3. Whose opinion am I after – theirs or God’s? Hands down, God’s. If I follow his lead and stay on his path, it doesn’t matter a bit if other people like/don’t like it. That’s up to God to work out.

Our thought-life is like a muscle. The part we exercise gets stronger. If we think negative things regularly, it becomes easier and easier to think negatively.

BUT. On the flip side, we can actually train our brains to think more positively. We just have to be extremely proactive about taking each negative thought captive and replacing it with truth. Soon it will come more naturally and we won’t have to try quite so hard.

As 2 Corinthians 10:5 implores us:

“We demolish arguments and every pretension that sets itself up against the knowledge of God, and we take captive every thought to make it obedient to Christ.”

Let’s choose to believe the best about other peoples’ intentions (until proven otherwise, at least). Let’s take every thought captive this week and speak truth into our minds. Why would anyone think poorly of us anyway? We rock!

Is this something you’ve struggled with? Leave me a comment to share your story!

My So-Called Power

SO many apple blossoms

We have a large apple tree in our back yard. A few weeks ago it was chock full of baby apples. I’m talking, thousands. Today, if I walk up to examine it, I immediately notice a change. Between the ground level (where the old, heavy branches hang, touching the grass) and about five feet up, all around the tree, there are no apples. Above that level, there are still hundreds, if not thousands.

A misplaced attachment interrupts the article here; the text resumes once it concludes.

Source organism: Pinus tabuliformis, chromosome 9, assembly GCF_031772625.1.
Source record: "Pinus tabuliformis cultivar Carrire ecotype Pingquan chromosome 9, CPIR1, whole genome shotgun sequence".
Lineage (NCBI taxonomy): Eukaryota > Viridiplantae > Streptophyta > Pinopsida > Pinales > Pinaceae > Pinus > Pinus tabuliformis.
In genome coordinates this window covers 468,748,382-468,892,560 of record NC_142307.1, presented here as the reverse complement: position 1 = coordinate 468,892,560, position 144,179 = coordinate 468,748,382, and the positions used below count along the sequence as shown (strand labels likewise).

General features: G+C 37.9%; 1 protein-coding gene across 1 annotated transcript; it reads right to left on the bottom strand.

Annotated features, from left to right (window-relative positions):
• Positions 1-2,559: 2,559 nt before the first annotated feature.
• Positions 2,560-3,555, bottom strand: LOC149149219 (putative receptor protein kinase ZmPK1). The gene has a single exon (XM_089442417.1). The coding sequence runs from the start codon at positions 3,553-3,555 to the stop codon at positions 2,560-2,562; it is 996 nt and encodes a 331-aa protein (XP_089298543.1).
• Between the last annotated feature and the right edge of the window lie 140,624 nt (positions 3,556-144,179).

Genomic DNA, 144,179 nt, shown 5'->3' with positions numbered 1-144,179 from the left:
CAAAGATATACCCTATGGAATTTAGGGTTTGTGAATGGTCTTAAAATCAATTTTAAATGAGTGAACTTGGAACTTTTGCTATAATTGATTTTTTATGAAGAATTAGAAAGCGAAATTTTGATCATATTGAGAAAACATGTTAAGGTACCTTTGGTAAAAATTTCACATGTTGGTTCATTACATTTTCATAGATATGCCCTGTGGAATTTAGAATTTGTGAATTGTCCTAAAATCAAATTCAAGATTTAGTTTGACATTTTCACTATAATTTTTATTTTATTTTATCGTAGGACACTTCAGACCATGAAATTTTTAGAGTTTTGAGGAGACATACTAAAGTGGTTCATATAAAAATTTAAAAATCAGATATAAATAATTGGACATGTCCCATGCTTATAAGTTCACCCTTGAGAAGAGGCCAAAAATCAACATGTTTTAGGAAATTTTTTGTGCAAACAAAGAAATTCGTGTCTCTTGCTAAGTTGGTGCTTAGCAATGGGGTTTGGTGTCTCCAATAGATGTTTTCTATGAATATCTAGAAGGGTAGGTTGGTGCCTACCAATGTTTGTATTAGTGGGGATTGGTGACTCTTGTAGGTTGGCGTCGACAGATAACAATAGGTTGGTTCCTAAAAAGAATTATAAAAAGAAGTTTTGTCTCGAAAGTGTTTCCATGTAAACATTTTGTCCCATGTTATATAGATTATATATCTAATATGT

Most evenings, lately, you would find me on our screened-in back porch. Reading, writing, just sitting. And most evenings (and many mornings), lately, I’ve observed a deer making herself at home as she takes her supper from our apple tree. It’s a beautiful, peaceful sight and I don’t mind sharing, since we have plenty. It’s just been making me think…

Will it thrive or even survive?

Sometimes, especially with this writing business I’ve been attempting this year, I feel like a baby apple, hanging around the five foot mark, not sure if I’m going to survive and thrive, or if I’m going to be knocked down and eaten for breakfast. There are so many unknowns. So many things I don’t even know I don’t know.

But there’s something about the anticipation of the unknown. The excitement you feel knowing, once you proceed with whatever lies in front of you, things will either go well…or not so well.

Maybe it’s the nerves you feel before an interview. “What if this turns out to be my dream job? What if they never call me back?”

Maybe you’re sending your child off to school for the first time. “What if they don’t make friends? What if they make amazing friends?”

Or in my case, I’m finishing up my first book proposal. (If this is a foreign concept to you like it was to me only a few months ago, let me tell you this. Writing a book proposal is more intimidating than writing the book itself. It’s intense, people.)

When I complete the proposal I’ll be sending it off to a publisher who’s expressed interest in reviewing it. At this point, my mind is saying, “This is great, I’ve put a lot of love and hard work into this! Hopefully they’ll love it!”